Life behind bars, a prison officer’s tale

Prison officer Tim Cousins
Prison officer Tim Cousins

From gangster Reggie Kray to Moors murderer Ian Brady, Harborough’s Tim Cousins worked with some of Britain’s most notorious criminals during a 28-year career as a prison officer at HMP Gartree.

Following his recent retirement from the service, the 67-year-old spoke to the Mail’s senior reporter Ian O’Pray about life behind bars:

In the 1980s HMP Gartree Prison was considered one of Britain’s toughest prisons.

A dispersal prison, it housed some of the nation’s worst offenders – child killers, paedophiles and even necrophilists among them.

It was into this environment Tim Cousins was sent in 1984 after qualifying as a prison officer.

Mr Cousins, who was born and raised in Harborough, had worked for the previous 14 years at the town’s Tungstone Batteries factory but was persuaded to give his new career a try by a friend of the family.

“My first reaction on entering the prison was this must be hell,” said Mr Cousins.

“Gartree had a name then for being Britain’s toughest prison and it was well-deserved.

“There were some really crazy types in there at that time, the dregs of society.”

Among them was Moors murderer Ian Brady, convicted with Myra Hindley in 1966 of killing five children.

“He was on the hospital wing,” said Mr Cousins.

“He used to sit with a blanket over his shoulders.

“I heard a bit of a commotion one night and looked through his spy hole. He was creeping around his cell saying ‘they’re only kids, I don’t know what the fuss is about’.

“It was chilling.”

Also under Mr Cousin’s charge were London gangsters Harry Roberts, who shot dead two police officers in 1966, and the notorious Reggie Kray.

Mr Cousins said: “He was alright. He used to get a lot of the younger men doing a lot of running about for him but he was never a problem while we had him.”

Gartree also housed IRA prisoners at the time including Paddy Hill – one of the ‘Birmingham Six’, convicted of bombing a pub in the city.

The very worst inmates were housed in what was called the Regional 43 Unit – a prison within a prison.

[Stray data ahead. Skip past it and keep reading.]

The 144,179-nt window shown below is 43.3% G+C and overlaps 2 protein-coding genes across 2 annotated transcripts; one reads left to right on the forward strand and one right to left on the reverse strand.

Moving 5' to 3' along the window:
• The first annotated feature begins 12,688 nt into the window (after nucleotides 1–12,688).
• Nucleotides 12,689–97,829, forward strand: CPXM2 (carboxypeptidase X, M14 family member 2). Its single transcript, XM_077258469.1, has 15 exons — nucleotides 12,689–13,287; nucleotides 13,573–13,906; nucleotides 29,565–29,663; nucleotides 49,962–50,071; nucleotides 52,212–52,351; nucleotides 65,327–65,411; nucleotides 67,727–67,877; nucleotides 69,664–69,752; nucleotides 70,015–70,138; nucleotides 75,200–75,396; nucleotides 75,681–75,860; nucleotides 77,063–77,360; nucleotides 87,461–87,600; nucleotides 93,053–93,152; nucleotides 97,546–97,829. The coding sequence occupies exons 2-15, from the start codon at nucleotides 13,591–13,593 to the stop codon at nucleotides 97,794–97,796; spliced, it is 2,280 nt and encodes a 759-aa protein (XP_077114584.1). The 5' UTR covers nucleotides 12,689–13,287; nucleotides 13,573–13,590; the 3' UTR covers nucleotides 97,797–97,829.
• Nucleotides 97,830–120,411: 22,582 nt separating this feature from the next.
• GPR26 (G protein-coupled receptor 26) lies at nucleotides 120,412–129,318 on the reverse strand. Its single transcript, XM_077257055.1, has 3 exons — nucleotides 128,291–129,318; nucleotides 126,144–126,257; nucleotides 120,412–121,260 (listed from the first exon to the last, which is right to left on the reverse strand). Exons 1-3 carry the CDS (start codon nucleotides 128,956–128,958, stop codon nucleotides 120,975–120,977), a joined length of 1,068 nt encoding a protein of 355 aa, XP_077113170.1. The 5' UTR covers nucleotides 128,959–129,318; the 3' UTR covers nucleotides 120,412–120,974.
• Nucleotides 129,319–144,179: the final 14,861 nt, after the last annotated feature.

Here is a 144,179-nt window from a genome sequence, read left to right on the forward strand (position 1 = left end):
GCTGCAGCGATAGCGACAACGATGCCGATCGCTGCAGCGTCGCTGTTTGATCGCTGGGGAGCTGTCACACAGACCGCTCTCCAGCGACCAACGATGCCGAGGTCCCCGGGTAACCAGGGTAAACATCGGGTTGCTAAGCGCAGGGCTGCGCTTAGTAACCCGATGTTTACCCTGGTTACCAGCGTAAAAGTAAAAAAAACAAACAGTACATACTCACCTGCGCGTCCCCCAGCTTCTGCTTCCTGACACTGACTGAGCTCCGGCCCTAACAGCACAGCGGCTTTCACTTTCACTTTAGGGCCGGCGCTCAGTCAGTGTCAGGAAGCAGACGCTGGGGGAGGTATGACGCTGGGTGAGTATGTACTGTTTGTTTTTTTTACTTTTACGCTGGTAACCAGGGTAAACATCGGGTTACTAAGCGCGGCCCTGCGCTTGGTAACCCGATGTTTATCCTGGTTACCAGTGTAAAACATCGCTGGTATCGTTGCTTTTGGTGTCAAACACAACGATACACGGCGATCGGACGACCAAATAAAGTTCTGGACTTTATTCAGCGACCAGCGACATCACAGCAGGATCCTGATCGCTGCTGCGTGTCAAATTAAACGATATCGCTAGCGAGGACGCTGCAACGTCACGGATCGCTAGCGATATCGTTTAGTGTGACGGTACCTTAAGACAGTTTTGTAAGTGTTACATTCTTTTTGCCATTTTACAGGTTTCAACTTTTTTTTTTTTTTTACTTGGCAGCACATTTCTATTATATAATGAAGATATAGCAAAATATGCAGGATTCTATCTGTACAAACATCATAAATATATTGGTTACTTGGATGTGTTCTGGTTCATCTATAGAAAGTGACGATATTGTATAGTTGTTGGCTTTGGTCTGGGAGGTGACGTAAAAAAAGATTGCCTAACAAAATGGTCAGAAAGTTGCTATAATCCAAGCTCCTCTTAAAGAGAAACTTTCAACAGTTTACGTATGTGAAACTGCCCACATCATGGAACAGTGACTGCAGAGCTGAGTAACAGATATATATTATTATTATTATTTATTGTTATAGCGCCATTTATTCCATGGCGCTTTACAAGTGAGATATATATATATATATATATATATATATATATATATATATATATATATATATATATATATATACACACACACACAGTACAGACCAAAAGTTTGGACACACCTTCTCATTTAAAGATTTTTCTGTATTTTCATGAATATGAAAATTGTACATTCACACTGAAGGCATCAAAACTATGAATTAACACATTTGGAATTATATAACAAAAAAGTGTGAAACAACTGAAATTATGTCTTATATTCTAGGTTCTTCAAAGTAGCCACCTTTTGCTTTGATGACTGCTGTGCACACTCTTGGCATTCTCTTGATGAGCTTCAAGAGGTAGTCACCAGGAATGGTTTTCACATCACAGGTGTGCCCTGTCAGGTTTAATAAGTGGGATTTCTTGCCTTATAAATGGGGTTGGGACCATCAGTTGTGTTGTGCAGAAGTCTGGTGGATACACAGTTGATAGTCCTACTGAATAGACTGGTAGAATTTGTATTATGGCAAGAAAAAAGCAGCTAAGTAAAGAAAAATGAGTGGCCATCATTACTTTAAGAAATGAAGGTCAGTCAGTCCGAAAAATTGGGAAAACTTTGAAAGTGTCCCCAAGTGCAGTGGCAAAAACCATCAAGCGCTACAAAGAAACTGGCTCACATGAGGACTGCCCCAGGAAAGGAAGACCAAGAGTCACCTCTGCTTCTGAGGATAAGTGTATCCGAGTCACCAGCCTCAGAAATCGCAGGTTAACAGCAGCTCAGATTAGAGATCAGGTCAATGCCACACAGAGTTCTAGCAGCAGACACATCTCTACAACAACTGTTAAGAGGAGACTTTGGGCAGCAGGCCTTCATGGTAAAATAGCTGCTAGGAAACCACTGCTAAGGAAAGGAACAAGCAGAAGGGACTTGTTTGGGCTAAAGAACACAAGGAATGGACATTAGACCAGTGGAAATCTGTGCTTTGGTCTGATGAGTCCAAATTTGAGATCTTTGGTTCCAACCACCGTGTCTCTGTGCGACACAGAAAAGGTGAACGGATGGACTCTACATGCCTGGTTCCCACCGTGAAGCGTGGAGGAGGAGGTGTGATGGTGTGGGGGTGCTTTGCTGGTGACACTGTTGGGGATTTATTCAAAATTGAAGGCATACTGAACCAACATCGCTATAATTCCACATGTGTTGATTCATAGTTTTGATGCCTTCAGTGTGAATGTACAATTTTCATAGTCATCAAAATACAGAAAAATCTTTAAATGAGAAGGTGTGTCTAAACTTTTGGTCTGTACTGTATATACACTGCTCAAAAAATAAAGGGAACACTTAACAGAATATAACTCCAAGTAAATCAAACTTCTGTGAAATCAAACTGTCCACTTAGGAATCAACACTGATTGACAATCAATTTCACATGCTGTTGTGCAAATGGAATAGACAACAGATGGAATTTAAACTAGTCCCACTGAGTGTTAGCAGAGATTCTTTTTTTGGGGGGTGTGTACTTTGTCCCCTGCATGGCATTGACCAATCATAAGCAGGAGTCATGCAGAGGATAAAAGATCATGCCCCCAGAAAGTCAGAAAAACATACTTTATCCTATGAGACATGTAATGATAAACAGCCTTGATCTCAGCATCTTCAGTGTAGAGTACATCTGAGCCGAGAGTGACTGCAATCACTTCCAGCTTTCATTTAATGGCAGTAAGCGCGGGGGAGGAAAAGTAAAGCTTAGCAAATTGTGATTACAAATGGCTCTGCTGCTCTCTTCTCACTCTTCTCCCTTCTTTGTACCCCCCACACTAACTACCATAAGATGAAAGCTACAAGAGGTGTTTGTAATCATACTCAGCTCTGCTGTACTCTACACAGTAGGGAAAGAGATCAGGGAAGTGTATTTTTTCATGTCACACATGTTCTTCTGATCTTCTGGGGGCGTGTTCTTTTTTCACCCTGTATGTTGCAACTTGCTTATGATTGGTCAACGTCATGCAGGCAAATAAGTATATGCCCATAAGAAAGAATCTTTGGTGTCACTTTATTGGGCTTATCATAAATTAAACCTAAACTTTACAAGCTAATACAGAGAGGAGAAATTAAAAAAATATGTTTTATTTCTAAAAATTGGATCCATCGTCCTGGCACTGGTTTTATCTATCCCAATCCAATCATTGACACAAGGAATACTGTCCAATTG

“These were prisoners who would have been assaulted in the wider prison system.

“There were paedophiles, child killers, even necrophilists.

“There was an inmate in there who had killed a baby by swinging it against a wall.

“He was scared of spiders and a member of staff used to collect them to put in his cell.

“Small things like that used to break the monotony.

“It was tough but there was great camaraderie among the staff.”

Perhaps the most famous incident at Gartree was the infamous helicopter escape in 1987, when two prisoners were sprung from the exercise yard in a hijacked chopper.

“It was my day off,” said Mr Cousins, smiling.

“There were a few things happening around that time, protests and such.

“The man behind the Strangeways prison riot had tried the same thing at Gartree. He hit a member of staff with a broom handle but he was restrained and taken to the segregation area.”

In 1992, Gartree was re-classified and given Category B status and has since 1997 has housed mainly prisoners on life sentences.

“I found working in a lifer prison far easier.

“Most of them are ordinary people who have killed someone – usually a wife or girlfriend during an argument.

“When it was a dispersal prison it was very much us and them, but with the lifers we’re encouraged to talk more and join in with darts or snooker matches. Having that sort of relationship with the inmates keeps things calm.

“A lot of people say prison is like a holiday camp but it’s not.

“Gartree has well-equipped gyms and people say prisoners shouldn’t have those sort of privileges but you should see a prisoner after a gym session– all the anger has gone out of them.”

Mr Cousins moved to Barrow Upon Soar 23 years ago with his partner Margaret Goodridge, who bred champion racehorses until injury forced her to quit.

He received the Prison Service’s Good Conduct medal on his retirement earlier this year.

“I enjoyed my job right up until the day I left,” said Mr Cousins. “I always tried to give my best and I think the medal shows the governors believe I achieved that.

“I think growing up on The Broadway in Harborough I was quite streetwise so I could speak to the prisoners on a level.

“They respected me and I showed them respect and that was the easiest way of doing it.”